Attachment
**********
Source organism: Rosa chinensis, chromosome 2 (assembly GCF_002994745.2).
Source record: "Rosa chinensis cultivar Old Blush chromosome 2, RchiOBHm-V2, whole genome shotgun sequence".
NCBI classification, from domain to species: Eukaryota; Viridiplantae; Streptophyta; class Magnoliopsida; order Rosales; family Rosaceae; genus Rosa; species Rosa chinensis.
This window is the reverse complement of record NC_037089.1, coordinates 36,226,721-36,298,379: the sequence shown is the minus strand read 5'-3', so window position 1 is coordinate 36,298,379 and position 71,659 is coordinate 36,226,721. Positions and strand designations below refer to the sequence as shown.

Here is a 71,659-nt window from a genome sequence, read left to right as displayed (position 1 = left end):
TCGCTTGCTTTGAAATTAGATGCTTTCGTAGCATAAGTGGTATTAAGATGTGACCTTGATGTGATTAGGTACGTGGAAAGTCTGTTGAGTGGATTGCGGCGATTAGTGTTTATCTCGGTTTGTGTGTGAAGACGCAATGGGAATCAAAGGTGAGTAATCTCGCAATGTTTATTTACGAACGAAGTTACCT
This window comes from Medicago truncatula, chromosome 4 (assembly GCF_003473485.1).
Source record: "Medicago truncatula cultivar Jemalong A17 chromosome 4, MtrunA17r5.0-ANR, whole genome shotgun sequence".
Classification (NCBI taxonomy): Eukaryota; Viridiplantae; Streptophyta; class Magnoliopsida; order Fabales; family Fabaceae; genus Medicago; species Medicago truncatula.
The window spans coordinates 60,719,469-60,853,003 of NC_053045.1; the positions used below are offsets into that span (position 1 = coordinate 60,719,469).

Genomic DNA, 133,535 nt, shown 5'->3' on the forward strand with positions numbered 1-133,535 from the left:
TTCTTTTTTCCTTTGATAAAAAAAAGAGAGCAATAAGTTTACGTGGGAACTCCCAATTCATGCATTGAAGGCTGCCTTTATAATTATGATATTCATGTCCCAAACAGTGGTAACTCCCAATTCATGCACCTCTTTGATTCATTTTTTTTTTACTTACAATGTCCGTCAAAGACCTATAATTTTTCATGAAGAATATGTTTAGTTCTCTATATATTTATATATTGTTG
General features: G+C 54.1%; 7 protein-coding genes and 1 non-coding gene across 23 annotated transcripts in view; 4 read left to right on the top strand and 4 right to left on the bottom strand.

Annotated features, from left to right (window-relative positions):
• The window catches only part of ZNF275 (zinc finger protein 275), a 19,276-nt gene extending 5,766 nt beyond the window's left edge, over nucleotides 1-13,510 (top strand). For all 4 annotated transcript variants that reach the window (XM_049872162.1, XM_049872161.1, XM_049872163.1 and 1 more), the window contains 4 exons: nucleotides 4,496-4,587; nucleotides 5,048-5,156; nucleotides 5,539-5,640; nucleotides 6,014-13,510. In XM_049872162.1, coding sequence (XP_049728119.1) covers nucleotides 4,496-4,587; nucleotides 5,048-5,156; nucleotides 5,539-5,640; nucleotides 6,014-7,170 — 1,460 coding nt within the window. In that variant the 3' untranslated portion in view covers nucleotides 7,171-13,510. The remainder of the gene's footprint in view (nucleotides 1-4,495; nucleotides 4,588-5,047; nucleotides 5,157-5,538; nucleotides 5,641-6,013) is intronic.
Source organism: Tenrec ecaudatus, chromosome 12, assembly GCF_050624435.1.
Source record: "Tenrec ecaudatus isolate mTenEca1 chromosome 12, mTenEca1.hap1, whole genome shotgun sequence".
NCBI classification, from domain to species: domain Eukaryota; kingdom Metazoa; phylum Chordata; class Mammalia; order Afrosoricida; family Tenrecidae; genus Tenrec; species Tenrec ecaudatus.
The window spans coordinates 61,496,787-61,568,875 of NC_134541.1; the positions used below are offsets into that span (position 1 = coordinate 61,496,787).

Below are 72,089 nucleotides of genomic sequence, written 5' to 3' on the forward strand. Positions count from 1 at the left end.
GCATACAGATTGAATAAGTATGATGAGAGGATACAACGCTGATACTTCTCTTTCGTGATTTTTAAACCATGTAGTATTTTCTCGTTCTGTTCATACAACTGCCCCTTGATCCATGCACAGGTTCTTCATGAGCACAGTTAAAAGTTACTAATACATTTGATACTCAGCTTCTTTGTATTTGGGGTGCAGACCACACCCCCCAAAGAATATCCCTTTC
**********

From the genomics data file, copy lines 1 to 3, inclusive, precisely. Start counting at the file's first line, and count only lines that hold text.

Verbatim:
Source organism: Rosa chinensis, chromosome 2 (assembly GCF_002994745.2).
Source record: "Rosa chinensis cultivar Old Blush chromosome 2, RchiOBHm-V2, whole genome shotgun sequence".
NCBI classification, from domain to species: Eukaryota; Viridiplantae; Streptophyta; class Magnoliopsida; order Rosales; family Rosaceae; genus Rosa; species Rosa chinensis.